Episode 12 of 52 wherein Anne Marie screens all of Katharine Hepburn's films in chronological order
In which Katharine Hepburn is an old maid at 30 and sometimes I hate Old Hollywood.
It's strangely fitting that the last movie before Kate's string of classics turns out to be the worst film of her RKO career. Yes, I'm including Spitfire. Spitfire was laughably bad. Quality Street is downright insulting. But while groaning through the longest 82 minutes of my life, I did a little research, and I managed to solve the mystery behind the last 11 weeks of (mostly) bad movies. Better yet, I solved it with science. But first a little exposition.
I've been informed that I occasionally skip over major movie details/actor information/whatnot. Here's a quick summary: Based on a J.M. Barrie play, Quality Street is the story of a spinster teacher who, at 30 years old, finds herself too worn and ugly for her recently-returned beau (Franchot Tone, remember him?). Determined to win his heart, the spinster disguises herself as her prettier, (fictional) younger niece. This only works because by Hollywood Logic, Hepburn's bonnets have the same beauty-dampening power as Rachael Leigh Cook's glasses in She's All That.
For Quality Street, Kate was reunited with her Alice Adams director, George Stevens. Unfortunately, a good director cannot save a bad script. Kate gave the shallow material the lack-of-attention it deserved. But the movie exposed her weaknesses: Kate still couldn't play "girlish" or "demure," and she lacked comic timing. As such, her performance is one note at best, painful at worst.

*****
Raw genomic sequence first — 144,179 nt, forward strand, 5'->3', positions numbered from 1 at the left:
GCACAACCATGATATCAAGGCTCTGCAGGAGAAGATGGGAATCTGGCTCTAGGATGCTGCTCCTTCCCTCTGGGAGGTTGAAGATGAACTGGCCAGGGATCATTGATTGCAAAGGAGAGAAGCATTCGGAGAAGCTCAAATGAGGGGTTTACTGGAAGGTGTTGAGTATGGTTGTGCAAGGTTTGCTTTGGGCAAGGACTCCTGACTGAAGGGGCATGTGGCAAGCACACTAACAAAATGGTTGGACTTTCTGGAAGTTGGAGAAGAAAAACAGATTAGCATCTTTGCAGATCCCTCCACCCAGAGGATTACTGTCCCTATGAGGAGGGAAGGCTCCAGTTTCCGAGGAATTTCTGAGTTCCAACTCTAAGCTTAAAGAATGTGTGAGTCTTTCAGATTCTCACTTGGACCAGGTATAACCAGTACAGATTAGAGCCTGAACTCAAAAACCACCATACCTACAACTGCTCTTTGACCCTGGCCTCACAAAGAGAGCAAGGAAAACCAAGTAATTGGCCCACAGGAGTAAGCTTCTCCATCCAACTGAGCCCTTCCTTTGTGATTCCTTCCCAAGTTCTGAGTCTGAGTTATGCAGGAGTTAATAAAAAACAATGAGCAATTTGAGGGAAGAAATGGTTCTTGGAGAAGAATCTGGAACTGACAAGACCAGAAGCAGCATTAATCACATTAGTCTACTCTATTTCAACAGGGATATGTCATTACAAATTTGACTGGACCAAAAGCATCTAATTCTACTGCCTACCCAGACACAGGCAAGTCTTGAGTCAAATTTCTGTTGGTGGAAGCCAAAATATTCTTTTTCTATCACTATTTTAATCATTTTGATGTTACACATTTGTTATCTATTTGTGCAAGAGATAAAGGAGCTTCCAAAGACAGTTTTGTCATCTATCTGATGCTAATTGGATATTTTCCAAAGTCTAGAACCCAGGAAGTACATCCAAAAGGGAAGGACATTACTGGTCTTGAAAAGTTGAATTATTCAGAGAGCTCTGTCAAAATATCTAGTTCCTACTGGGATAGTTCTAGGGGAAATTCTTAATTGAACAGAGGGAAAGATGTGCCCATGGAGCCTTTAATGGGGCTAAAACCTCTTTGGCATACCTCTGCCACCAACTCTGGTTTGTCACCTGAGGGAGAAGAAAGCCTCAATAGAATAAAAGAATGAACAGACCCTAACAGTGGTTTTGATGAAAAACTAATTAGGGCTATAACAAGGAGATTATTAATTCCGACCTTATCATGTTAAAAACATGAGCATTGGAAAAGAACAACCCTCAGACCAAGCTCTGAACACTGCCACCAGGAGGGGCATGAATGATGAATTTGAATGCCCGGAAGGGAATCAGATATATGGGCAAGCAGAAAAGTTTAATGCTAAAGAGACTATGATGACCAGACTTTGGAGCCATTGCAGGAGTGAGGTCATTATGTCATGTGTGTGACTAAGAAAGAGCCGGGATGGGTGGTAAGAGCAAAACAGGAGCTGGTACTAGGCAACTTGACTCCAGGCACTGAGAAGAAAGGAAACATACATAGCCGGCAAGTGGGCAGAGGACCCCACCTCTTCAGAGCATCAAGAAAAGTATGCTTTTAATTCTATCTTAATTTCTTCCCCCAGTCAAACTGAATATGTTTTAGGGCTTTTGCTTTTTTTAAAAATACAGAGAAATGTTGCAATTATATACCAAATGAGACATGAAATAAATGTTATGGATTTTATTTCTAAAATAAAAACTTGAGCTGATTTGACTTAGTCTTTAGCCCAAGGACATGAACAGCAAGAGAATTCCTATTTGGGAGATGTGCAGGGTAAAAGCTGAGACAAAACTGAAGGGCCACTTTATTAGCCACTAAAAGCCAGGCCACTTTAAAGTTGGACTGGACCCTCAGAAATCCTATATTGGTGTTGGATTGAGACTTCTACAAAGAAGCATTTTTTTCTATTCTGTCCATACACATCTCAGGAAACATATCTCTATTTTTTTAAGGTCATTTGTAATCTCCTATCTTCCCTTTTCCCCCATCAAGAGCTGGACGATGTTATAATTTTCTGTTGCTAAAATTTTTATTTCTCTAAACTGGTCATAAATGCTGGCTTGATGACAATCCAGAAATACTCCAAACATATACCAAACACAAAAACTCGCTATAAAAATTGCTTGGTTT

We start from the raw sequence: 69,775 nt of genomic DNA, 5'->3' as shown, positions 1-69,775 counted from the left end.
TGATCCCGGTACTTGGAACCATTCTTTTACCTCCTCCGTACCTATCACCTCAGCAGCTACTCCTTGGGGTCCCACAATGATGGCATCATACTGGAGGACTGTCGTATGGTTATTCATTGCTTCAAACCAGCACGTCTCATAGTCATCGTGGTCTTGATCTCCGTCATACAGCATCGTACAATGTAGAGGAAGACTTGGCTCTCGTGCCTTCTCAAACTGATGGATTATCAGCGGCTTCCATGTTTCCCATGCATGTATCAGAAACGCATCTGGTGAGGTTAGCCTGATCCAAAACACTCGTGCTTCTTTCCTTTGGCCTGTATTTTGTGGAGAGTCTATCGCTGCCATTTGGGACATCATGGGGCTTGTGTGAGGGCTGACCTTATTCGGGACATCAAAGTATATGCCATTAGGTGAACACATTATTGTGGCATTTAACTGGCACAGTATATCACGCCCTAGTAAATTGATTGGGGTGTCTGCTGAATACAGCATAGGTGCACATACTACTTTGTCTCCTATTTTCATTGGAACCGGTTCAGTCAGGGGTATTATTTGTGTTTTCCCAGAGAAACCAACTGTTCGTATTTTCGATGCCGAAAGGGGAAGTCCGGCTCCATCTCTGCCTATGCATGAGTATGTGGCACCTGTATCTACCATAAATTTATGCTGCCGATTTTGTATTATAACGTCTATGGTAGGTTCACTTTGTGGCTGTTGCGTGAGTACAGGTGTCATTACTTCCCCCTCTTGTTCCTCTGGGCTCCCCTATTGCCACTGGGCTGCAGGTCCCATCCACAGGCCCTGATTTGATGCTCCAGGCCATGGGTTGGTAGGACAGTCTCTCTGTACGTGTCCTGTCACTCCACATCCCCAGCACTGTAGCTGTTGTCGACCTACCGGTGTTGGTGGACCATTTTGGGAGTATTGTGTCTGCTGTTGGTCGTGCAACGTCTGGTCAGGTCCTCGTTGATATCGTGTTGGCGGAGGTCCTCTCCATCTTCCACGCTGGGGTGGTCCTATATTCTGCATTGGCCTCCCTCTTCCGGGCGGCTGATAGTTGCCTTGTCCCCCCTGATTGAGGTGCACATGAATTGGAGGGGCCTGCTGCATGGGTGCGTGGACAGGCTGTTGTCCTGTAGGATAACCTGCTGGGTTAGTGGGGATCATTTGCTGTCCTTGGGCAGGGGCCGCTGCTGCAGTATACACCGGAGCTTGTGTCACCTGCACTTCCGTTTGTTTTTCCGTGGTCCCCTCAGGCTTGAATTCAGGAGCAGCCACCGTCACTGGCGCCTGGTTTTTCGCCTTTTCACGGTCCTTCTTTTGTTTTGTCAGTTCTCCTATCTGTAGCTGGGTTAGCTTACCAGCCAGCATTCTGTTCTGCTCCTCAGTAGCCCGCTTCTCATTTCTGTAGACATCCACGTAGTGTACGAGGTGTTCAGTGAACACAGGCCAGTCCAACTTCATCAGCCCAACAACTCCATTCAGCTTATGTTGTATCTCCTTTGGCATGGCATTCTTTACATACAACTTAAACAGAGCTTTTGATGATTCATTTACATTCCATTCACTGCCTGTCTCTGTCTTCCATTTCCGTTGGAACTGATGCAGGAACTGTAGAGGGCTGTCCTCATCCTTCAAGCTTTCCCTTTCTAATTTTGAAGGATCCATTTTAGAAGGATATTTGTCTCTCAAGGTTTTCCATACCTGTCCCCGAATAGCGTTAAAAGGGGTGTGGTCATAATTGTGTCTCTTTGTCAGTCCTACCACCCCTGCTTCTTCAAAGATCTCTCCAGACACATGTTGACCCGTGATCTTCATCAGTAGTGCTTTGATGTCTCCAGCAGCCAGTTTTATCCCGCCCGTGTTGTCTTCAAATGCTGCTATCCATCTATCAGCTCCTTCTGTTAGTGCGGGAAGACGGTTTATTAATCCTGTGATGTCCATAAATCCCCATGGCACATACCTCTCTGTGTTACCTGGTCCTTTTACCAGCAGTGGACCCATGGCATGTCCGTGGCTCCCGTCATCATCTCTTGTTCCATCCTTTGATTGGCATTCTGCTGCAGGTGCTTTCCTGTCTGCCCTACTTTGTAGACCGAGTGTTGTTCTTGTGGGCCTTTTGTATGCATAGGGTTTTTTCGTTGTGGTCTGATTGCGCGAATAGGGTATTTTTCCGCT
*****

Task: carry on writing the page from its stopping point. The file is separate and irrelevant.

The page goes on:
⬅ Oh, but there is one brief, 30 second long bright spot. One actress, later well-known for playing demure, girlish characters, makes an uncredited screentest. Hey look, it's Joan Fontaine! (Thanks for the tip, Paul Outlaw!)
Fascinating, yes? No. On to the science!
One constant question has been why the hell did Kate keep making these movies? After all, we're one year (and three weeks) from the moment immortalized in the Katharine Hepburn myth: her scathing label of "Box Office Poison." Why so many bad period pieces? What were they thinking? For that answer, I present the one form of science that Hollywood trusts above all else: box office numbers.
First thought: Is anybody else surprised at how successful Bringing Up Baby was? I always thought it was panned, but it grossed over $1 million! Apparently it cost over $1 million as well. Giant dinosaur skeletons are expensive.
Second thought (slightly more on topic): This puts a damper on the myth that Kate skyrocketed to success. Other than a couple of standalones (How the hell did The Little Minister earn that much?), Kate looks to have been a middling box office draw at best. Just to put it in perspective, in the 1930s Ginger Rogers rarely dipped below $1 million, even without her famous dancing partner.
Third thought (actually on topic): This explains all of those awful period films. When your first gigantic hit is Little Women and your second is a J.M. Barrie story, you're going to see a lot of hoop skirts and ruffles in your future.
Although I couldn't find the statistics for Quality Street (or Holiday, or Christopher Strong), I'm betting they were pretty bleak. If anything, this visual representation of her average RKO career makes her subsequent success even more impressive. As for this phase of Kate's career, though, I am glad to be leaving it behind. Overall, it was lacking in... quality. (sorry)
What do you notice from Kate's Box Office graph?
Next Week: Stage Door - In which we've finally made it to the good stuff, so let's celebrate with Katharine Hepburn vs Ginger Rogers in a battle of the stars (special guest appearance by Lucille Ball)